Web and mobile prototyping: What have you evaluated, actually used and reason selection?

If you have evaluated and selected  any type of rapid prototyping for web and mobile apps, I would like to know your experience.    Which applications did you evaluate? select? pros/cons?


? something else?

I have been using https://www.omnigroup.com/omnigraffle the last 6 years or so.  It's good for quick stuff but looking for more power and ability to collaborate.
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Scott FellDeveloper & EE ModeratorAsked:
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Ali EslamifarUXCommented:
Tools that you mentioned here are good ones, especially InvisionApp which recently got a lot of attention in UX designers community. I would also add Balsamiq, which is a simple wireframing tool. The reason that I like Balsamiq is you can quickly explain what you have in mind for stakeholders. I personally use the combination of Balsamiq and InVision, using balsamiq for the times that I want to propose a concept for stakeholders and my teammates, and using the invision when I know that I'm gonna test that with real users. I used to also test my balsamiq wireframes, but it wasn't as helpful as invision, since people need to get some real feeling about the product and using real mock up would help more.

The other interesting thing about balsamiq is, everyone who worked with computer, can use this app. So you can pass your balsamiq file with your teammate with any level of design background and see how amazingly they will edit your file to make it a more usable product.

There is also 2 other tools, Flinto and Proto.io, I have used them, but they are not as great as invision in quality, also they don't give me great usability test features that I can get from Invision. You also mentioned Axure, to me Axure is a time consuming tool for making prototypes, so I would say if you want to have a RAPID prototyping, that's a wrong choice, I used to use Acure and comparing to the combination of Balsamiq and InVision, I'm spending way less time. Also here is an interesting practice, you can create balsamiq pages, and then make an invision prototype out of it, which recently I started to do and it's amazing.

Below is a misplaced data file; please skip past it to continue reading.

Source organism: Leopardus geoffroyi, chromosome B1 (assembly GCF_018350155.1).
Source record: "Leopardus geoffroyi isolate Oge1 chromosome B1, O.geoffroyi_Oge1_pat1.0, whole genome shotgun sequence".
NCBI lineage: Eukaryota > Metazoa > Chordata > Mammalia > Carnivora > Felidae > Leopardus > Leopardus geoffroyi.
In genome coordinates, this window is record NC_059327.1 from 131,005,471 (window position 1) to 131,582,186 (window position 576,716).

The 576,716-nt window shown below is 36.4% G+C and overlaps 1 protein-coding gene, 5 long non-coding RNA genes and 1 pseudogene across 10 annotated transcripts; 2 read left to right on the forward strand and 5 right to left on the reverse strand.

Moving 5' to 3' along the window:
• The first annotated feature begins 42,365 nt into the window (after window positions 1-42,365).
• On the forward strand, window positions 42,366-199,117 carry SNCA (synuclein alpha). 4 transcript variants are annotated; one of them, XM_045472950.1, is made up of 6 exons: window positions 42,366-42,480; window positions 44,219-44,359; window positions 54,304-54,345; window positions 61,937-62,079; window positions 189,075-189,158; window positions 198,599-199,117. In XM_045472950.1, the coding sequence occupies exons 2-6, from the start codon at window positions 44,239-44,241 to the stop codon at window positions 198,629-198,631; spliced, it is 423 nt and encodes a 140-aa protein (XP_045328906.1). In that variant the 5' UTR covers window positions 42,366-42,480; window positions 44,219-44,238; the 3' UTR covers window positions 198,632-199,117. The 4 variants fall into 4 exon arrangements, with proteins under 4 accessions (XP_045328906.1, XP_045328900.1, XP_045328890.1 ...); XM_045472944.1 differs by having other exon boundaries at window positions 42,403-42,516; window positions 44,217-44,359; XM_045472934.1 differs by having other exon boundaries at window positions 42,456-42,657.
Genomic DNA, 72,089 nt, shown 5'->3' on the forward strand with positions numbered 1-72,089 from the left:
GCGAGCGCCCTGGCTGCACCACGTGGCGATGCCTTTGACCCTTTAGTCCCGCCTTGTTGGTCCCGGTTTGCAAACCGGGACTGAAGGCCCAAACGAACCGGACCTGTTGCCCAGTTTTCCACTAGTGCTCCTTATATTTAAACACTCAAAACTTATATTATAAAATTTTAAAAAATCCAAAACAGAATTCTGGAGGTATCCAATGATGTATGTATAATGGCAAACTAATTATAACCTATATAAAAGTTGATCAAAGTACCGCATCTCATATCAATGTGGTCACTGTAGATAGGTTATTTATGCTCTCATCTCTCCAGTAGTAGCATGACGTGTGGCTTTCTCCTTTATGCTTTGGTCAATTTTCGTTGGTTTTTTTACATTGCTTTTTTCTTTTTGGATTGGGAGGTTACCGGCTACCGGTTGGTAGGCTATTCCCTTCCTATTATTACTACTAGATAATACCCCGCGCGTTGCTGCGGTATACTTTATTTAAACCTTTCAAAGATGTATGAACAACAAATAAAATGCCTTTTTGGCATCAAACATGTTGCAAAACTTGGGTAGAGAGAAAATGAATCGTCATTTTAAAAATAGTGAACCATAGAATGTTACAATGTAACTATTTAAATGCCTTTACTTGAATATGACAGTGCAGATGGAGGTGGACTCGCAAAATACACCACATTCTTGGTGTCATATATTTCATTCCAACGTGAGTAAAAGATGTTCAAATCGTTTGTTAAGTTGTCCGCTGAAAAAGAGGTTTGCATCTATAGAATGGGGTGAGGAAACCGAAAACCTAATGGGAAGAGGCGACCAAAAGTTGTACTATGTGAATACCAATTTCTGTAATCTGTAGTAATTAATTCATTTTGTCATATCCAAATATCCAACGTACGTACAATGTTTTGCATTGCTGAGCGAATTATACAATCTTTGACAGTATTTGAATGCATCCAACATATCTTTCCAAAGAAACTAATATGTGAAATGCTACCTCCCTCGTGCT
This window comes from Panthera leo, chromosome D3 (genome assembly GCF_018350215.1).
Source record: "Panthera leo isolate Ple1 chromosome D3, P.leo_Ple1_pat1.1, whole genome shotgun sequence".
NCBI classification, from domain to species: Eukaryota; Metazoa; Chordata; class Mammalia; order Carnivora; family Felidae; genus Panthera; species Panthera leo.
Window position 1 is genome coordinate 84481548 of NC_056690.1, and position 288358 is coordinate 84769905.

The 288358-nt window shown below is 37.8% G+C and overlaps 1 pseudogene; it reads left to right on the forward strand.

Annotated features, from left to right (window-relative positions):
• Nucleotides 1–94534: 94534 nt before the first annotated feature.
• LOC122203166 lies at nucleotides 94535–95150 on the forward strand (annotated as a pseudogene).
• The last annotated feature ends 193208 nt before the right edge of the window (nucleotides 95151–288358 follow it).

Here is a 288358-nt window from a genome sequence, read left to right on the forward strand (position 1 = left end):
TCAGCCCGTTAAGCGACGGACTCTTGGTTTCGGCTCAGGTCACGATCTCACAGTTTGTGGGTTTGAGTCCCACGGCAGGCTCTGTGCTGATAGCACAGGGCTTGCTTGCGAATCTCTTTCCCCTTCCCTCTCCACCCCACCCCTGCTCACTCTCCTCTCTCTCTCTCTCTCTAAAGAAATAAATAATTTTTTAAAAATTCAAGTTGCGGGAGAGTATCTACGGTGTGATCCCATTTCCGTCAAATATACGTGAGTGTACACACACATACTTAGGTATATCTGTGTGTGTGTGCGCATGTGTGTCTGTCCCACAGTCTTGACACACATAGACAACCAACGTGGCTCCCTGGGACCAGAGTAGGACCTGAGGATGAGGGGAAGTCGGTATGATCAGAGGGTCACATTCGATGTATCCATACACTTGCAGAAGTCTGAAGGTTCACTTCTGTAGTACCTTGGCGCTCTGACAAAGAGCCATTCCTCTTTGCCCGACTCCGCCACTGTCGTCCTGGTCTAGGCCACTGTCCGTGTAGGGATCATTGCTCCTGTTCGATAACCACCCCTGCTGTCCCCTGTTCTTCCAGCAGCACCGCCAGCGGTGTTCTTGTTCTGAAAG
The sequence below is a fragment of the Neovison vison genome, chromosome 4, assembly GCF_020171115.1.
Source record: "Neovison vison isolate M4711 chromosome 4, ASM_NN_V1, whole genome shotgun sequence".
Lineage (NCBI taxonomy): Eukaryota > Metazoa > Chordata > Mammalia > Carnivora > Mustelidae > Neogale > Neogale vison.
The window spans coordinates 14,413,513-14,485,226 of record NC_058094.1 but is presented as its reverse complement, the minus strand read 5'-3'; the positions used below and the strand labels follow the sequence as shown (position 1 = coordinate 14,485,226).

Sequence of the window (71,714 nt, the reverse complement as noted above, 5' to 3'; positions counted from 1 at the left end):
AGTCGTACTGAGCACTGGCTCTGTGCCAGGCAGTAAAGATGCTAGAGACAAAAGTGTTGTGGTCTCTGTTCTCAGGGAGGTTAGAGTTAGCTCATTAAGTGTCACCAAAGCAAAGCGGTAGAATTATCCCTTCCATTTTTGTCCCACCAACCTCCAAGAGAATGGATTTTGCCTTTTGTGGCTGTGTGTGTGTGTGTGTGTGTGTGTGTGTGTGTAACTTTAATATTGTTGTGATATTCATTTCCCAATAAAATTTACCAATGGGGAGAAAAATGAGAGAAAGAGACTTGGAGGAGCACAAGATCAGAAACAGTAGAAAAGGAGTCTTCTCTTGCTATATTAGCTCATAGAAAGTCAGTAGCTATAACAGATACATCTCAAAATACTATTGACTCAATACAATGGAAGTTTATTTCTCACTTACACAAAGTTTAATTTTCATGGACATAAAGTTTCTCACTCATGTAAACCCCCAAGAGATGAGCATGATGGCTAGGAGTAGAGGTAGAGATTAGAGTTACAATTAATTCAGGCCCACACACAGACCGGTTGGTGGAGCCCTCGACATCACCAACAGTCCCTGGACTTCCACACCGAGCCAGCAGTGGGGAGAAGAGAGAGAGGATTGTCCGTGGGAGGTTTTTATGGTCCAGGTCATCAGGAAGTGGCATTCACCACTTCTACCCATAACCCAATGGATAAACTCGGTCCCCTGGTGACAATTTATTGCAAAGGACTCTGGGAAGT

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Scott FellDeveloper & EE ModeratorAuthor Commented:
Thanks Ali, thats great info!
Ali EslamifarUXCommented:
You're welcome  Scott. I would also add, my preferred quick tool is always paper and pen, I also sometimes use Paper Prototyping technique which is an interesting way for testing the flow of your app.

For my graduate study, I've also proposed a magnetic wireframe tool which is a great way for doing team wireframe. I proved that it's an empathetic way for design user experience in web and mobile apps.

You can check that thesis here.
Scott FellDeveloper & EE ModeratorAuthor Commented:
I have a client that will not do anything unless we go to restaurant and create everything on paper napkins and work with "classically trained" (they old) designers that always start out with pencil and paper before going to the computer.
Ali EslamifarUXCommented:
Yeah, I like it. When I used to work in agencies, that was my favorite thing to do! Sitting with the client, try to remove all the hesitations and ask them to draw stuff, in the beginning it is hard, but in the second or third practice, they are feeling way better about drawing on papers. So the advantage in my magnetic wireframe tool is they don't want to even draw something, they are just picking any size of the magnet that they want and placing that on a magnetic whiteboard, then just write down the name for each box and done...
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